This coming Tuesday, on July 24, the Man Booker Prize 2018 longlist will be announced in London. It’s a pity that the Prize committee changed its eligibility rules a few years back. I favored the original sui generis eligibility criteria, where only British authors and authors from the former Commonwealth, Ireland and Zimbabwe could qualify for the competition.
Now it is open to all authors of books written in English, no matter where they come from, as long as the book they wrote was published in the UK. Distinctiveness of the competition is a thing of the past. As most expected, the American publishing industry with its financial and marketing clout has dominated the submission process. The last two winners have been American.
I think that it is time for the committee to seriously reconsider going back to the original eligibility rules and restore the unique nature of the Man Booker competition. I would like to know whether you agree or disagree with me.
It’s that time of year again! The 2016 Man Booker Prize longlist will be announced tomorrow at noon London time. Those of you who have been reading this blog over the last five years know that I post frequently on the competition, including reviews of the selections. Those among you who wager, please take note that I have picked the last two winners, so following my blog might be advantageous to you. I’ll be up tomorrow morning at 6:00 am Chicago time posting the longlist.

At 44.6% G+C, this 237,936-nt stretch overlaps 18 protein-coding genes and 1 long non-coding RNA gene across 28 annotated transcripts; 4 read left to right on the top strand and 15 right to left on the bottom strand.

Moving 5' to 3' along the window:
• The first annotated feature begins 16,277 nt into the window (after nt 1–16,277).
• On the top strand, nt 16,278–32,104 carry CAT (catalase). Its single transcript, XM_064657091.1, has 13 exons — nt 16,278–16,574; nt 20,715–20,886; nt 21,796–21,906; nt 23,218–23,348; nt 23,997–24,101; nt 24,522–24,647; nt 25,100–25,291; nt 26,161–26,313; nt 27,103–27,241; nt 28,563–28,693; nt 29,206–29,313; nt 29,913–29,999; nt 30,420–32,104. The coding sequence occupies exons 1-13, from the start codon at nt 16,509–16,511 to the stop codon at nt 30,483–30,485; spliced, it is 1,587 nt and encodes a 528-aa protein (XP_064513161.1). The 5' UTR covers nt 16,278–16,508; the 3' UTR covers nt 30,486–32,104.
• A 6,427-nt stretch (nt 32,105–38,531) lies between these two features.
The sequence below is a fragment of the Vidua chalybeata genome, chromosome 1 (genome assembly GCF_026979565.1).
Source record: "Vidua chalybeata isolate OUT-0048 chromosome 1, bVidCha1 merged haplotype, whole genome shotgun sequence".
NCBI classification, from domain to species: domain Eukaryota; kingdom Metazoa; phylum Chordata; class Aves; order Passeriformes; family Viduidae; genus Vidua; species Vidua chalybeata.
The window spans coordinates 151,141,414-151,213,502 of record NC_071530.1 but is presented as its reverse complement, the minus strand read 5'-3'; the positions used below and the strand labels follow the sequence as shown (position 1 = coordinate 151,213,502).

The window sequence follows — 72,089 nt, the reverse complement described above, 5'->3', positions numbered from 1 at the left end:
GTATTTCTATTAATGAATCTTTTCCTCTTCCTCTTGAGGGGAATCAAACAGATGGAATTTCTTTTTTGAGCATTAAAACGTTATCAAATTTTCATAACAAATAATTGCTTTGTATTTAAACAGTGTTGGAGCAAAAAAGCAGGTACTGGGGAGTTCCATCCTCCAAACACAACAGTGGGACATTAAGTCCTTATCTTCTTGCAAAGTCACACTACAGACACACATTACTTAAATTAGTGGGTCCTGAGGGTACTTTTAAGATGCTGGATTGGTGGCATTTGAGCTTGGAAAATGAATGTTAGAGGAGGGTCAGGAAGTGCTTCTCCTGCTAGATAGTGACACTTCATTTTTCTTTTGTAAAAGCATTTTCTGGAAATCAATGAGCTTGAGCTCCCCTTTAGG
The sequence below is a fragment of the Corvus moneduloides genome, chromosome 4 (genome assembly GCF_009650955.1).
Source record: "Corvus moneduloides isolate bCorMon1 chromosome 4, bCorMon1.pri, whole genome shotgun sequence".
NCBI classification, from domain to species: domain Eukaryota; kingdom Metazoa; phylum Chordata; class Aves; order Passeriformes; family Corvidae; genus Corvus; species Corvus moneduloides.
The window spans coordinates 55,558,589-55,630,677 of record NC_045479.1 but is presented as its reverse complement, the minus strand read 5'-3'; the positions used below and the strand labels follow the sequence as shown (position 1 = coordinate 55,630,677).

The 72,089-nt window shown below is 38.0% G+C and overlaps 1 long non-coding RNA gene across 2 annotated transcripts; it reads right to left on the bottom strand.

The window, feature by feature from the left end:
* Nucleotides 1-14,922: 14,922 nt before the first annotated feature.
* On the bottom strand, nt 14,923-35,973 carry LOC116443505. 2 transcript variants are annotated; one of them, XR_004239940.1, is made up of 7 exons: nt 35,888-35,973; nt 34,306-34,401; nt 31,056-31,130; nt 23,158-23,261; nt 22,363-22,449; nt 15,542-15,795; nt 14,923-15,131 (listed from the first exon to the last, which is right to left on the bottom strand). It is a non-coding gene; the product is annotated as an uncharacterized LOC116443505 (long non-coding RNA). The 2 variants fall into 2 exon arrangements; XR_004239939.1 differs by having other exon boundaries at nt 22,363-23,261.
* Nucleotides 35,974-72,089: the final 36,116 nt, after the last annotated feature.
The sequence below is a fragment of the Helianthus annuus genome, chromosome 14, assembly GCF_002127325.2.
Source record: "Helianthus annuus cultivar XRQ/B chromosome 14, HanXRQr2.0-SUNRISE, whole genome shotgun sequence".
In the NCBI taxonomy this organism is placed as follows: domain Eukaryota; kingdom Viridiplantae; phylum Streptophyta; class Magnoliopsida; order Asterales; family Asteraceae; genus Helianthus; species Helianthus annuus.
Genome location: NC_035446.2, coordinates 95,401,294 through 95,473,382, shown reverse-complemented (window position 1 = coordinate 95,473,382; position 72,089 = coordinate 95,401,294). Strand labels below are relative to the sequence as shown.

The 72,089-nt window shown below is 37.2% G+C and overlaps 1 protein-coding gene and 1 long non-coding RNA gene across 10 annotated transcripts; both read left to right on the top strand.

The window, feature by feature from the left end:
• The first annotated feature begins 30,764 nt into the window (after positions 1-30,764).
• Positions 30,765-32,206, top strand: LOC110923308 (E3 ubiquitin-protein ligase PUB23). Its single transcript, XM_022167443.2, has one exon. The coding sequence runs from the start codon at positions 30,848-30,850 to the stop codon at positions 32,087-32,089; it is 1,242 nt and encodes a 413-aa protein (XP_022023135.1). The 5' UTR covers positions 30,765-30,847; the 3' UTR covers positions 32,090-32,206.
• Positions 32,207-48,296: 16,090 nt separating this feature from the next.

Yesterday, I was greatly saddened learning about the death of author Doris Lessing. Ms. Lessing, along with Iris Murdoch and Nadine Gordimer represented a trio of brilliant British and colonial women authors who were born in the aftermath of the First World War and came into young adulthood at the onset of the Second World War. Now only Ms. Gordimer, the South African, is still with us.
All three of these women were proudly independent in a male-dominated world, and all three became actively engaged in leftist politics, with Lessing and Murdoch actually joining the Communist Party. Lessing and Gordimer won Nobel Prizes in Literature, and Gordimer and Murdoch won Booker Prizes. If the Booker Prize were around in 1962, I am sure Ms. Lessing would have won it for The Golden Notebook.
Although she was a Londoner for more than sixty years, Doris Lessing never felt completely at home in England. She always claimed that the British never accepted her as one of their own. Her nearly thirty years living in Rhodesia (now Zimbabwe) shaped her personality and allowed her, like Gordimer, to identify with the Black African majority in her country.
Farewell Ms. Lessing. You were truly one of the great literary grande dames of our times.
It certainly is a surprising Man Booker Prize longlist for 2012. Four of the books are debut novels, and only Hilary Mantel is a previous Booker winner. Here is the list:
The Yips — by Nicola Barker
The Teleportation Accident –by Ned Beauman
Philida — by Andre Brink
The Garden of Evening Mists— by Tan Twan Eng
Skios— by Michael Frayn
The Unlikely Pilgramage of Harold Fry — by Rachel Joyce
Swimming Home —by Deborah Levy
Bringing up the Bodies — Hilary Mantel
The Lighthouse — by Alison Moore
Umbrella — by Will Self
Narcopolis — by Jeet Thayil
Communion Town — by Sam Thompson
Currently only four of these twelve novels are available in the U.S. As soon as I can obtain copies of these books and read them, I will begin posting my reviews. Stay tuned! Continue reading